Animal Collective is known for its sincerity, for capturing childlike innocence through sound. Also, your music is packed with references to nature and emotional states. I often think of the weather when I listen to you. Maybe it’s your choice of samples—you re-create environments.
Josh (Deakin): That’s exactly what we’re going for. As much as writing about things in our lives now, we write about childhood, and what’s it like deciding how to grow up. It’s a way to stay true to childhood feelings. They’re so easy to lose as you get older. We don’t want to act like children for the rest of our lives, but we want to keep our openness. It’s funny, the last guy I was talking to asked me what my first experiences with music were, and I talked about listening to my dad’s records. But really when music became important to me, it wasn’t so much about listening to music on records…as a child I heard everything around me as music, including things like the weather. As a four-year-old, everything around me was visceral. Whether it was the sun, or someone talking, how tired or excited I was, all those things turned into sound.
Then, finding carpentry was a big step forward for me. I’d always worked in my head. I lived in the world of thoughts. There was this moment when I realized I could affect my environment in this very physical way. I learned how to use my body, to use tools and materials to make something, and it was empowering. It’s transformed the way I relate to the world and to music.
Dave (Avey): In terms of us all trying to work together, the nature thing’s definitely there. Brian and I grew up spending time outdoors while listening to music. We didn’t party so much, we just hung out with a stereo outside. We lived in a forested area. Driving around the Maryland countryside listening to Incredible String Band, that’s what I connected music to. The way we approach songwriting is very natural. The most important thing for us is to take sound and create some sort of individual landscape for each song rather than thinking of a song as something you put on in your car and tap your feet to. We put effort into listening to music.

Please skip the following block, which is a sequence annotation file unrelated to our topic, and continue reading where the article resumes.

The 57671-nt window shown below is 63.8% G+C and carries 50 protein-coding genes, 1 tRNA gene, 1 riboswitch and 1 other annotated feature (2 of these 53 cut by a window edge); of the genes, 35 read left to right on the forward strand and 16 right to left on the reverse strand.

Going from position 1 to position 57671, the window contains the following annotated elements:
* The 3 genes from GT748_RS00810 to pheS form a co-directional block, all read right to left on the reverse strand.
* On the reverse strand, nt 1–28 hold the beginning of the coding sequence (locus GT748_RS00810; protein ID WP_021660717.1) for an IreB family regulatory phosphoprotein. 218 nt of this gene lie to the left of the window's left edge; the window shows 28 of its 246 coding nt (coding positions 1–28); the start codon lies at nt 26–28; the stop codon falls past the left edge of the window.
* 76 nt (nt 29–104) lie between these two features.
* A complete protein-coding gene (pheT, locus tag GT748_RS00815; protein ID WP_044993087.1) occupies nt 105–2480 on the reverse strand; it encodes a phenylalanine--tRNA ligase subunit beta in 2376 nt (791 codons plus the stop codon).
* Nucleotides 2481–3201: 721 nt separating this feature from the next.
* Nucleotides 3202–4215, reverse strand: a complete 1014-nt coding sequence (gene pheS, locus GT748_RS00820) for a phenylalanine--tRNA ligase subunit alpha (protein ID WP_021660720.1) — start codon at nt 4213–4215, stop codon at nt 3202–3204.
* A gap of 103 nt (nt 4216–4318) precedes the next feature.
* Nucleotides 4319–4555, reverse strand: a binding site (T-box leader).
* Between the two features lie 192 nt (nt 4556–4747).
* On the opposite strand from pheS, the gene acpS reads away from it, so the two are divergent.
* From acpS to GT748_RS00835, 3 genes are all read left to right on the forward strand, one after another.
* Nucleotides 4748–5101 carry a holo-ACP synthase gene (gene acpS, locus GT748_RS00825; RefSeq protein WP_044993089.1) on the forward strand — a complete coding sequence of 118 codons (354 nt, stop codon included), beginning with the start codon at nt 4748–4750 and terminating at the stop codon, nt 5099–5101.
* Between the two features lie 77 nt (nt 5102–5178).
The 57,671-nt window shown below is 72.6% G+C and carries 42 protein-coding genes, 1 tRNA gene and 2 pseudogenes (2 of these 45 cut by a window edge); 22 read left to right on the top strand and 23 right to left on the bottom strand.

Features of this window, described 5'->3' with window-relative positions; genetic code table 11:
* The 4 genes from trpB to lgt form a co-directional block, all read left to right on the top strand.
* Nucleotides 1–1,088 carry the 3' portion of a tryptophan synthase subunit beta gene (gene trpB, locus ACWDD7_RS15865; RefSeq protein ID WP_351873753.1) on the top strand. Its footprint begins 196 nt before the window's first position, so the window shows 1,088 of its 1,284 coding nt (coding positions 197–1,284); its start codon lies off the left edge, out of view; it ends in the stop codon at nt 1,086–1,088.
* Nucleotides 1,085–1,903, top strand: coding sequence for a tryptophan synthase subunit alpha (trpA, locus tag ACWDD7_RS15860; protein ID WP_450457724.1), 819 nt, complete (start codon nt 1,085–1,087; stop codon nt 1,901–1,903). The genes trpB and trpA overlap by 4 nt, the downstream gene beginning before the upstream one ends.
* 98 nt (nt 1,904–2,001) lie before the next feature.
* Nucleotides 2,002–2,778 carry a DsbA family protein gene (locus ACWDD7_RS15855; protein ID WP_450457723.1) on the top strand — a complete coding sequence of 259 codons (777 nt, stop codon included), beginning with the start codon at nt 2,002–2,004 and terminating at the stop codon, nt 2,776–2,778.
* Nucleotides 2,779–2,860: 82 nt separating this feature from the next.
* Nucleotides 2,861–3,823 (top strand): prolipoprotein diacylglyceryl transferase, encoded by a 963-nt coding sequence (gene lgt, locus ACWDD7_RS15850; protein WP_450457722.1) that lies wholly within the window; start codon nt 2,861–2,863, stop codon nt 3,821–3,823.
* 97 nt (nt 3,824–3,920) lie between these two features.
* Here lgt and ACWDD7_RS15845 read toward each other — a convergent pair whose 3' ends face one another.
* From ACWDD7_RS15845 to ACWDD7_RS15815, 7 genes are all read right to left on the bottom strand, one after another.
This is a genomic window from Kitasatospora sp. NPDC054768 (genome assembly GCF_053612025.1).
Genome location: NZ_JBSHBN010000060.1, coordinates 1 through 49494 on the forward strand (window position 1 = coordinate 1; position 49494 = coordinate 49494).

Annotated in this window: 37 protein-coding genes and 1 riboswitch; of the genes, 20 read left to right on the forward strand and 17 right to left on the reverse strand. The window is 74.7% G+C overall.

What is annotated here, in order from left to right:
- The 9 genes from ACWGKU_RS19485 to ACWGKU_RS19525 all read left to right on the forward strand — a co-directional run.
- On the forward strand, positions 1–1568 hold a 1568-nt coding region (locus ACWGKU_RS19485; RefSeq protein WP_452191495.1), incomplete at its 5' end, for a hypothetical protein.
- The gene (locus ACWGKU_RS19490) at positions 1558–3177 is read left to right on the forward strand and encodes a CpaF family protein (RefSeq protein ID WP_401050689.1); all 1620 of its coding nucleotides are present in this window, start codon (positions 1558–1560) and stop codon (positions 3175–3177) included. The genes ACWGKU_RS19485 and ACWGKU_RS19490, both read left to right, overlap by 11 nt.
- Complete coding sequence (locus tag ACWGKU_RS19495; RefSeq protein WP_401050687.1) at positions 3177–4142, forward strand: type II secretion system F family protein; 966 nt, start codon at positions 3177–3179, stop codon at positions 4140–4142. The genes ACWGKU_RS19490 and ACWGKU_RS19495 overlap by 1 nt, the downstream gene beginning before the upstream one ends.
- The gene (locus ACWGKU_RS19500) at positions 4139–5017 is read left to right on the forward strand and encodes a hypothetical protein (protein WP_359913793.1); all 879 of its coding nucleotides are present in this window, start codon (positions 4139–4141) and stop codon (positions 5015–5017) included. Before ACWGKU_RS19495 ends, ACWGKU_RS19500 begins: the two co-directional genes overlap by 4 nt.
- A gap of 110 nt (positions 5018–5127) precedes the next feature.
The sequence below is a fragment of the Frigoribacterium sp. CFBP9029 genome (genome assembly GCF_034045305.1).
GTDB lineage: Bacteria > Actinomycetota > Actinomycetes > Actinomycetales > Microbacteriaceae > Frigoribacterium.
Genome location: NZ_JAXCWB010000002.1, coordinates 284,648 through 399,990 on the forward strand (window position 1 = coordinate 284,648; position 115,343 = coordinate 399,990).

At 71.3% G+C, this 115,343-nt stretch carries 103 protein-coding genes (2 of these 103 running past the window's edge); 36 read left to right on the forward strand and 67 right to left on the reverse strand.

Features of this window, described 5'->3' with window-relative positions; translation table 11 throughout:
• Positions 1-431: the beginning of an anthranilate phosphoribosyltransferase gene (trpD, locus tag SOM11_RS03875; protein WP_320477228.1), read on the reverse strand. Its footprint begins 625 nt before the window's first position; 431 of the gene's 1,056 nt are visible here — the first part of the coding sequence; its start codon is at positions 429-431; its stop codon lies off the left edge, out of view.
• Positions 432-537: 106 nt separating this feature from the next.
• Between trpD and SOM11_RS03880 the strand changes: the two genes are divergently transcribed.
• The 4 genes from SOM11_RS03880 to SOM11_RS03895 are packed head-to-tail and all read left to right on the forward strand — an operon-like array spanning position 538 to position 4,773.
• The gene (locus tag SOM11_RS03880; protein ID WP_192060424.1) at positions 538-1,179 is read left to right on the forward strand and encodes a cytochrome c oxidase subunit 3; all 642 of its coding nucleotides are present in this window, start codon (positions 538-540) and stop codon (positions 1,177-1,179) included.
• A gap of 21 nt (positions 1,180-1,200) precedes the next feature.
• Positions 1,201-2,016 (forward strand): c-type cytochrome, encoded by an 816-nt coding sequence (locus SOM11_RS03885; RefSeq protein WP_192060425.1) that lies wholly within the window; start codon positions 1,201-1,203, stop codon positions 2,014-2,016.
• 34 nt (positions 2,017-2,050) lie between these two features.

We have a youthful way of looking at the world. Experiencing everything with a sense of wonder gets lost as you’re sucked into life’s repetition. Even in the most boring situation, there’s something. That song on Sung Tongs, “Kids on Holiday,” represents how even standing in line at the airport becomes interesting when you notice what’s around you. There’s always a situation occurring, you just have to use your imagination.
Noah (Panda Bear): This album’s the same and different at the same time in terms of childhood stuff. We’re talking about more mature adult topics, so there is a bit of the sour mixed in with the sweet. The way we like to describe experiences from childhood or see things in a childlike way, the uninhibited, anything goes, everything is new attitude, that’s all still there on Feels. In that way, our music is always the same. Now, the kinds of relationships we talk about are more adult, but the spirit of creating the music is still anything goes. Keep it new, fresh, and explore stuff.